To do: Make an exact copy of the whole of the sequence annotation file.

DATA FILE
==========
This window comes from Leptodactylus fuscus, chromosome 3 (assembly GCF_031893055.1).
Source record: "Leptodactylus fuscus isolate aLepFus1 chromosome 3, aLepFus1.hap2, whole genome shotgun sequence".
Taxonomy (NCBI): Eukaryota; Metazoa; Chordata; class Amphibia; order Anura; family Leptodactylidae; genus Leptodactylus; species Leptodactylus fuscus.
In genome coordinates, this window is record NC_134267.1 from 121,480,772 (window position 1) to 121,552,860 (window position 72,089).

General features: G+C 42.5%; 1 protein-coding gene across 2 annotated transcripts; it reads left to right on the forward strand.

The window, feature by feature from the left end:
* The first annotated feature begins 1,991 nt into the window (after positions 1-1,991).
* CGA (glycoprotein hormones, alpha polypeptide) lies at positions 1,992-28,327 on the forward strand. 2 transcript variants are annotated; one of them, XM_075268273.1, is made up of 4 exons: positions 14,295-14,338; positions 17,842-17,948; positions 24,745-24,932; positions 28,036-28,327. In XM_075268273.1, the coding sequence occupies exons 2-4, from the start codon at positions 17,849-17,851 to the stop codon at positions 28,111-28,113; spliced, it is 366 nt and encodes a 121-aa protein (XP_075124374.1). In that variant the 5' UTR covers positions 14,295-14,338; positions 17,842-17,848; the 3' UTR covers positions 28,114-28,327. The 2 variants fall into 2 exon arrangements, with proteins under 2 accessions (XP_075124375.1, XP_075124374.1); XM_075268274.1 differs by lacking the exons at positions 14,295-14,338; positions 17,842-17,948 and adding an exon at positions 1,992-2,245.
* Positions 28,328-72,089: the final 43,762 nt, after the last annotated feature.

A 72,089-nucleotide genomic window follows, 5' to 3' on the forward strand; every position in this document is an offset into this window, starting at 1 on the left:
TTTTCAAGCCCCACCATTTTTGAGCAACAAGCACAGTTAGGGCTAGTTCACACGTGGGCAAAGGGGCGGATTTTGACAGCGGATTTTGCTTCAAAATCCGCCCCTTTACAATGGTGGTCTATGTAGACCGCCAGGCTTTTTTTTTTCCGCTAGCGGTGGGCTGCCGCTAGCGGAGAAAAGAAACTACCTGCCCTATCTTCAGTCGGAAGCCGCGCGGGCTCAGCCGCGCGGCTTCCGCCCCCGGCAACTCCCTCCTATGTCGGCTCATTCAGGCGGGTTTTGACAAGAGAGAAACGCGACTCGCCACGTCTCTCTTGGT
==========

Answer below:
This window comes from Leptodactylus fuscus, chromosome 3 (assembly GCF_031893055.1).
Source record: "Leptodactylus fuscus isolate aLepFus1 chromosome 3, aLepFus1.hap2, whole genome shotgun sequence".
Taxonomy (NCBI): Eukaryota; Metazoa; Chordata; class Amphibia; order Anura; family Leptodactylidae; genus Leptodactylus; species Leptodactylus fuscus.
In genome coordinates, this window is record NC_134267.1 from 121,480,772 (window position 1) to 121,552,860 (window position 72,089).

General features: G+C 42.5%; 1 protein-coding gene across 2 annotated transcripts; it reads left to right on the forward strand.

The window, feature by feature from the left end:
* The first annotated feature begins 1,991 nt into the window (after positions 1-1,991).
* CGA (glycoprotein hormones, alpha polypeptide) lies at positions 1,992-28,327 on the forward strand. 2 transcript variants are annotated; one of them, XM_075268273.1, is made up of 4 exons: positions 14,295-14,338; positions 17,842-17,948; positions 24,745-24,932; positions 28,036-28,327. In XM_075268273.1, the coding sequence occupies exons 2-4, from the start codon at positions 17,849-17,851 to the stop codon at positions 28,111-28,113; spliced, it is 366 nt and encodes a 121-aa protein (XP_075124374.1). In that variant the 5' UTR covers positions 14,295-14,338; positions 17,842-17,848; the 3' UTR covers positions 28,114-28,327. The 2 variants fall into 2 exon arrangements, with proteins under 2 accessions (XP_075124375.1, XP_075124374.1); XM_075268274.1 differs by lacking the exons at positions 14,295-14,338; positions 17,842-17,948 and adding an exon at positions 1,992-2,245.
* Positions 28,328-72,089: the final 43,762 nt, after the last annotated feature.

A 72,089-nucleotide genomic window follows, 5' to 3' on the forward strand; every position in this document is an offset into this window, starting at 1 on the left:
TTTTCAAGCCCCACCATTTTTGAGCAACAAGCACAGTTAGGGCTAGTTCACACGTGGGCAAAGGGGCGGATTTTGACAGCGGATTTTGCTTCAAAATCCGCCCCTTTACAATGGTGGTCTATGTAGACCGCCAGGCTTTTTTTTTTCCGCTAGCGGTGGGCTGCCGCTAGCGGAGAAAAGAAACTACCTGCCCTATCTTCAGTCGGAAGCCGCGCGGGCTCAGCCGCGCGGCTTCCGCCCCCGGCAACTCCCTCCTATGTCGGCTCATTCAGGCGGGTTTTGACAAGAGAGAAACGCGACTCGCCACGTCTCTCTTGGT